October 25, 2014

When I was a boy growing up in South Boston, there simply weren’t enough hours in the day to do all the things I wanted and had to do. Whether it was going to school, delivering newspapers, and grocery bundles, playing football, baseball or basketball or doing homework, finding more time to do all these things was more than a challenge for me. But miraculously, like many young people, I was more then able to struggle my way through it. From All State in two sports in high school, to All American Academic in college. But when I was elected Mayor of Boston, I felt the hours in the day belonged to the people who elected me. Yes, I ran many marathons, but I also attended two or three neighborhood meetings each night.

When I returned to Boston from Rome, where I served as U.S. Ambassador to the Vatican for almost five years, I was getting older and now had larger family obligations — 17 grandchildren. But I still found the time and energy to do all the things I had and wanted to do. I have to admit that my pace slowed down considerably when I had to spend so much time writing, studying and doing my national radio shows. But I knew I had to have even more energy, because I had a handicapped and special needs grandson, who was born with a rare undiagnosed disease. Even though I was in good shape, I was getting older.

Because of my grandson’s rare illness, I spent a lot of time searching for medical answers for him. This journey took me to the National Institute of Health in Maryland, to medical experts and scientists throughout the United States and even back to my friend, the Pope at the Vatican. Yes, it’s been a long journey, but I did what I had to do. After having done a lot of important things in life, I found a cause that I completely believed in — helping less fortunate people, especially children. I had seen hopelessness and I intended to do all I could to restore some hope. I learned that my own energy levels and good health requires nutritional awareness. I discovered that our own bodies are capable of generating healthy new Adult Stem Cells that can repair and regenerate every part of the body. In fact, stem cells do this in our bodies each and every day, naturally. Unfortunately, stress, pollution, lack of proper sleep and diets compromise our natural stem cell renewal system. Newly developed “stem cell nutrition” helps to overcome these challenges and keep the body’s natural renewal system running at optimal levels. This was what I needed for strength, energy and good health. Now, even after a long day of public appearances, family responsibilities, media interviews and finishing writing a screenplay based on my acclaimed novel, The Accidental Pope, I walk five miles around Castle Island in South Boston, which helps keep me physically fit to stay at the top of my game.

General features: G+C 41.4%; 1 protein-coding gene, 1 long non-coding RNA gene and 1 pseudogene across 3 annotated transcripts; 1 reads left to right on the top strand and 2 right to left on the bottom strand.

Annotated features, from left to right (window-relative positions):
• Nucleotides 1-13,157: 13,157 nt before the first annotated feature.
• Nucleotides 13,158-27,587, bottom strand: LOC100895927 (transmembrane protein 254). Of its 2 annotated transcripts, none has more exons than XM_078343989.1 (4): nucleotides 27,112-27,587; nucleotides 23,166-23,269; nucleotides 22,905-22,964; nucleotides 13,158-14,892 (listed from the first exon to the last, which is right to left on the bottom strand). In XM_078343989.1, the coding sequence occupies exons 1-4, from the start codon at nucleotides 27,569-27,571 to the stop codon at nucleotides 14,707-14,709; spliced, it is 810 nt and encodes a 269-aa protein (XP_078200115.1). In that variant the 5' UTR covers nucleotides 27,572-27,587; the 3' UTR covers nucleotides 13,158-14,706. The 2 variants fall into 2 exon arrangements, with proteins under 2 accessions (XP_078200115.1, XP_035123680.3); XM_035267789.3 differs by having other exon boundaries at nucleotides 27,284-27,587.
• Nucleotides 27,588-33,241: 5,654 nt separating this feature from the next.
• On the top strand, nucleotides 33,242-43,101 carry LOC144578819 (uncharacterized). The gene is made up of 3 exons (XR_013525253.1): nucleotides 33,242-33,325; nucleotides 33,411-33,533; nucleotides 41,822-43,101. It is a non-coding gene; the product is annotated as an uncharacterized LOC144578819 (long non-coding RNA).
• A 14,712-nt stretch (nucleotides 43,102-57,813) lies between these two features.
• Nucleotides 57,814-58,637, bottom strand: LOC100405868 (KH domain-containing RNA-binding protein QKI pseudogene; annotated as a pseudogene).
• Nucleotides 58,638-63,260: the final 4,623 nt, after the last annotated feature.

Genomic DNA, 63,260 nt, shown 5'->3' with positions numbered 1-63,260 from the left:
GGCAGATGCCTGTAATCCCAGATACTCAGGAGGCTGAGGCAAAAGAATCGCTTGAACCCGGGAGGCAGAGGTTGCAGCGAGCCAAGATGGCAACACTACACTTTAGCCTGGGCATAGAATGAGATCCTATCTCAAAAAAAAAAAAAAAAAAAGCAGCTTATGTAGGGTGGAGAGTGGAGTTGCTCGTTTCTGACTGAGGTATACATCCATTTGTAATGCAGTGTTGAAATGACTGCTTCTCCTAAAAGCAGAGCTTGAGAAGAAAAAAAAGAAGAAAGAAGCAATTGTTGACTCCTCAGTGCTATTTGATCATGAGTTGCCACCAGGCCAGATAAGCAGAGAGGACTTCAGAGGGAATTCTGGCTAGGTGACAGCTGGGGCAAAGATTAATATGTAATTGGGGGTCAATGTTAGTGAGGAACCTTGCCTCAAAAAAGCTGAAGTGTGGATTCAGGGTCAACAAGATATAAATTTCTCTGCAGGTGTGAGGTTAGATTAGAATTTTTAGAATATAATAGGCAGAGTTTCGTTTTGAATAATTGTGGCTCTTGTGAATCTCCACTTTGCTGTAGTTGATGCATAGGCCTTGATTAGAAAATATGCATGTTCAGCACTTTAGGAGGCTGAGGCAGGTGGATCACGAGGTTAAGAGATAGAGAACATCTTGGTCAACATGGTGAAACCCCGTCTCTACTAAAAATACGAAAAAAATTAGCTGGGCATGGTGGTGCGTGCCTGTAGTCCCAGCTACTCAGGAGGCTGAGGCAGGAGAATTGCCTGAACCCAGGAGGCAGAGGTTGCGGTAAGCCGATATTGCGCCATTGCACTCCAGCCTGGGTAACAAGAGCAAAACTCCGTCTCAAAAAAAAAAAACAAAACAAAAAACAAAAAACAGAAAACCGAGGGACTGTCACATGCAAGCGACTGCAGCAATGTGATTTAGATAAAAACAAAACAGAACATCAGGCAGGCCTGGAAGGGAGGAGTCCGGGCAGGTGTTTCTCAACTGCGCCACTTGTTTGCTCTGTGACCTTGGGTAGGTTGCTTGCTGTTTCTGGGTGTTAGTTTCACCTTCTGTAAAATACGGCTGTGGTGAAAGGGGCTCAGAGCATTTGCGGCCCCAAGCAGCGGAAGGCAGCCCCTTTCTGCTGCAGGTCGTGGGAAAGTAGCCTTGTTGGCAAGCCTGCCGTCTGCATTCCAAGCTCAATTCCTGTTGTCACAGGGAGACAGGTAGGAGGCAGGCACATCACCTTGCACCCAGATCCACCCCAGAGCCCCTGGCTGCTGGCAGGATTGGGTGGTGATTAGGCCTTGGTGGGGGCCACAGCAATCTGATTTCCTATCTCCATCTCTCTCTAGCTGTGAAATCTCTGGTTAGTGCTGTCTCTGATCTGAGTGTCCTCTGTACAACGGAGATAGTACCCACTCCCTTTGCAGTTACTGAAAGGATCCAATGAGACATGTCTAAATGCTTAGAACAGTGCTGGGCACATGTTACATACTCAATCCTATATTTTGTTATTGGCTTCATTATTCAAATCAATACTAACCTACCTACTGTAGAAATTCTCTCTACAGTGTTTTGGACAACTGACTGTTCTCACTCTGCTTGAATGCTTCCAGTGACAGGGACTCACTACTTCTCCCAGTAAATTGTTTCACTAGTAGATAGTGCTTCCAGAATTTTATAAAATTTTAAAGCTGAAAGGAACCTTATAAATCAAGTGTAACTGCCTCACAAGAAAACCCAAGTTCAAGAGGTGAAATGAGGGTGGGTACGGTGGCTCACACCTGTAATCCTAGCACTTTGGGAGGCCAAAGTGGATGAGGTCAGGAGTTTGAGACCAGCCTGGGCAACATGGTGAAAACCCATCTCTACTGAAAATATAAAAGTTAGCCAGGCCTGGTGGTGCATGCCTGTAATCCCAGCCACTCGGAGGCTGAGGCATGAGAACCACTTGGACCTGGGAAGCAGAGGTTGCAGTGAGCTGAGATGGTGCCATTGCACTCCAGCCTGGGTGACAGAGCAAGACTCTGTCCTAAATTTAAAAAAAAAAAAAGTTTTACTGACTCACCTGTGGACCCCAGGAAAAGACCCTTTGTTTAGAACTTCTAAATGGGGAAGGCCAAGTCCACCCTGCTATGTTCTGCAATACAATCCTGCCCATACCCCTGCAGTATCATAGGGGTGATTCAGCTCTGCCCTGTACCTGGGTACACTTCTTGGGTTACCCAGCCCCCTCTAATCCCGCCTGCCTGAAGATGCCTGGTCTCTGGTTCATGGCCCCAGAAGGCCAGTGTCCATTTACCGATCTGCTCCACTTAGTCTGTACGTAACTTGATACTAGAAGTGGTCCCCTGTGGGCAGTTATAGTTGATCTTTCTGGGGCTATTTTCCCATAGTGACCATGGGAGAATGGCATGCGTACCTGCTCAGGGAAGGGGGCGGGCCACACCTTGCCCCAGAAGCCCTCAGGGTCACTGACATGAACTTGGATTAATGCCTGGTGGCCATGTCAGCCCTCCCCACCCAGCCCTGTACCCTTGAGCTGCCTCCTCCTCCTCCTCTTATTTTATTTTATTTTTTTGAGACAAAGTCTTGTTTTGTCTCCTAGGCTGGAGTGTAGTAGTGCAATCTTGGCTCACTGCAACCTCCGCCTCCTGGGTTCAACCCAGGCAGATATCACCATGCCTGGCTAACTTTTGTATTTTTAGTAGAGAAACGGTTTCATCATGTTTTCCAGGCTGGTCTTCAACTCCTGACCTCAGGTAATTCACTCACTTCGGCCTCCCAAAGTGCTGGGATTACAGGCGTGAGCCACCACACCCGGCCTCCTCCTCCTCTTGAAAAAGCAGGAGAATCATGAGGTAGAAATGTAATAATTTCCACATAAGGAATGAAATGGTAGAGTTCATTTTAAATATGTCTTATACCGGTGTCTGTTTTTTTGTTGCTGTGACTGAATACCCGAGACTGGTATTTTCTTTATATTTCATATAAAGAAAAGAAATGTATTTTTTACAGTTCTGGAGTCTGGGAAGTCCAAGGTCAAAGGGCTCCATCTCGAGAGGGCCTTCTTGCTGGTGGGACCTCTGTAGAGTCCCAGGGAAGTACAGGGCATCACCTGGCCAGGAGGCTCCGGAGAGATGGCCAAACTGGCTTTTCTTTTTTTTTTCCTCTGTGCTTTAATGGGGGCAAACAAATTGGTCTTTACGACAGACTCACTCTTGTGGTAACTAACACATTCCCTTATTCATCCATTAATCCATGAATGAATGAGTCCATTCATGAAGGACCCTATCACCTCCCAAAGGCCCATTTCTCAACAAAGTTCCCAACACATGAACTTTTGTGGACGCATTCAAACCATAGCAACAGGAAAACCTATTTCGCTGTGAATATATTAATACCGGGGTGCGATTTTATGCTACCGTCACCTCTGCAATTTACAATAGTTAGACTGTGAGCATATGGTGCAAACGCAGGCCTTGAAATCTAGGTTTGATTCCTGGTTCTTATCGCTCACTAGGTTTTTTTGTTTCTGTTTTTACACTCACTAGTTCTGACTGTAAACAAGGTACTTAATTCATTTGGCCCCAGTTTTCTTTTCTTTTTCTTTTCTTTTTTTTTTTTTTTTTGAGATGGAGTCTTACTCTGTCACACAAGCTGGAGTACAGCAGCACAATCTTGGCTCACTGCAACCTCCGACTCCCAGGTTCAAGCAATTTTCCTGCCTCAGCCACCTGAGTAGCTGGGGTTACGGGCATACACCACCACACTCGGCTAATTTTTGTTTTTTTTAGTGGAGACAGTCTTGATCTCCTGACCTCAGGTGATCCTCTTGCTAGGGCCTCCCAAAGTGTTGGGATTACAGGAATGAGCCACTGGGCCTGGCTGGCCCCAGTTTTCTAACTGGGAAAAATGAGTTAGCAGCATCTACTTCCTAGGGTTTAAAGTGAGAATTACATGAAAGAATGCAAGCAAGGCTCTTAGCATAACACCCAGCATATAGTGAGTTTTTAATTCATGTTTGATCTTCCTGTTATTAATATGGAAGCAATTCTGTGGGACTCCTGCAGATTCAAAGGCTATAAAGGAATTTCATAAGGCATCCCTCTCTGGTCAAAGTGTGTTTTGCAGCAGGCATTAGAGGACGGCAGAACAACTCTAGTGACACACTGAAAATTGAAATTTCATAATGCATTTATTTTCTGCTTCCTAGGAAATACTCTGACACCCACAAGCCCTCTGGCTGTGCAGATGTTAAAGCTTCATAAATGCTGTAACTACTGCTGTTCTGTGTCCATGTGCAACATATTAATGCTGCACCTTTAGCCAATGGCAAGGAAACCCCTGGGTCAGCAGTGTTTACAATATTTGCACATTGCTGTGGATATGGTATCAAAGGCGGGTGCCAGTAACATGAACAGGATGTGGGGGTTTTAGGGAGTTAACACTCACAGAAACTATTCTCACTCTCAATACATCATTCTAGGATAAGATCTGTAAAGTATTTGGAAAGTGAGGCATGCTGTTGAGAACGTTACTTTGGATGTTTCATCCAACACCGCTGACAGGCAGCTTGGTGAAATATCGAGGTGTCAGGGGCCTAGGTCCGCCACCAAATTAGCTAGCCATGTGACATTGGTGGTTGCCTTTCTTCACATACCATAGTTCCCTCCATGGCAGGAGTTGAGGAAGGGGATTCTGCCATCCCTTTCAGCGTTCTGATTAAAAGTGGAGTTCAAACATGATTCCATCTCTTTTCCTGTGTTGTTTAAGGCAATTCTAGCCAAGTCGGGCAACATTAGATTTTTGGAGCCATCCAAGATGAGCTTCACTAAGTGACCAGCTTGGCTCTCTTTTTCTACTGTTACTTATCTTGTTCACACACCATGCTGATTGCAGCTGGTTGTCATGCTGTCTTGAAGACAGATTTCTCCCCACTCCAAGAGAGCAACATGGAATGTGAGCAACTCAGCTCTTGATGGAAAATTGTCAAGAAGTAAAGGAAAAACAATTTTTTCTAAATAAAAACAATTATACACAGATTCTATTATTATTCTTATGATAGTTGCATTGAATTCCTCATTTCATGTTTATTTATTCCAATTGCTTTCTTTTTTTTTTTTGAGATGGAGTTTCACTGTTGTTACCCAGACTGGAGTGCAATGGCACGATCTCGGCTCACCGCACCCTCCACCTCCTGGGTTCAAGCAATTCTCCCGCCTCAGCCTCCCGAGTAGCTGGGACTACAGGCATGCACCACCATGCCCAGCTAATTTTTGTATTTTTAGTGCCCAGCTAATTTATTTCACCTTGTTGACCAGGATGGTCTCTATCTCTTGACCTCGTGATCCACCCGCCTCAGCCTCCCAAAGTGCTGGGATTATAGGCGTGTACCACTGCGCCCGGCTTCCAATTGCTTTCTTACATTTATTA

Today, I was sitting in the coffee shop at Tufts New England Center with my 8-year-old grandson Braeden, who was going to be examined for new braces for his legs, when a Harvard Medical School professor came up to me and Braeden and said, Mayor, this must be your grandson Braeden. I heard you on WBZ Radio last week. You were talking about the amazing power of stem cell nutrition and that my own body’s stem cells, holds the key to my future wellness and prospect for a longer and healthier life. Many health care researchers agree with you, I certainly do. As a matter of fact, the Harvard Stem Cell Institute is going to report on major study in what they will call, Stem Cell Breakthrough in Treatment of Diabetes. Who knows, maybe your dream for Braeden and thousands of other special needs children will one day become a reality. Being an alum of Harvard Graduate School of Education myself, today I just received the Harvard Magazine lead story about the medical breakthrough. Whether this study will help Braeden, I can’t say. But I do believe society and science are moving in the right direction.

Stem cell nutrition is here today, available and affordable for everyone. Stem cell medicine, while being a future promise, is real and has amazing potential. I also believe that with Faith, Hope and good science, anything is possible. Maybe one day children like Braeden will be able run, walk and talk like every other child.



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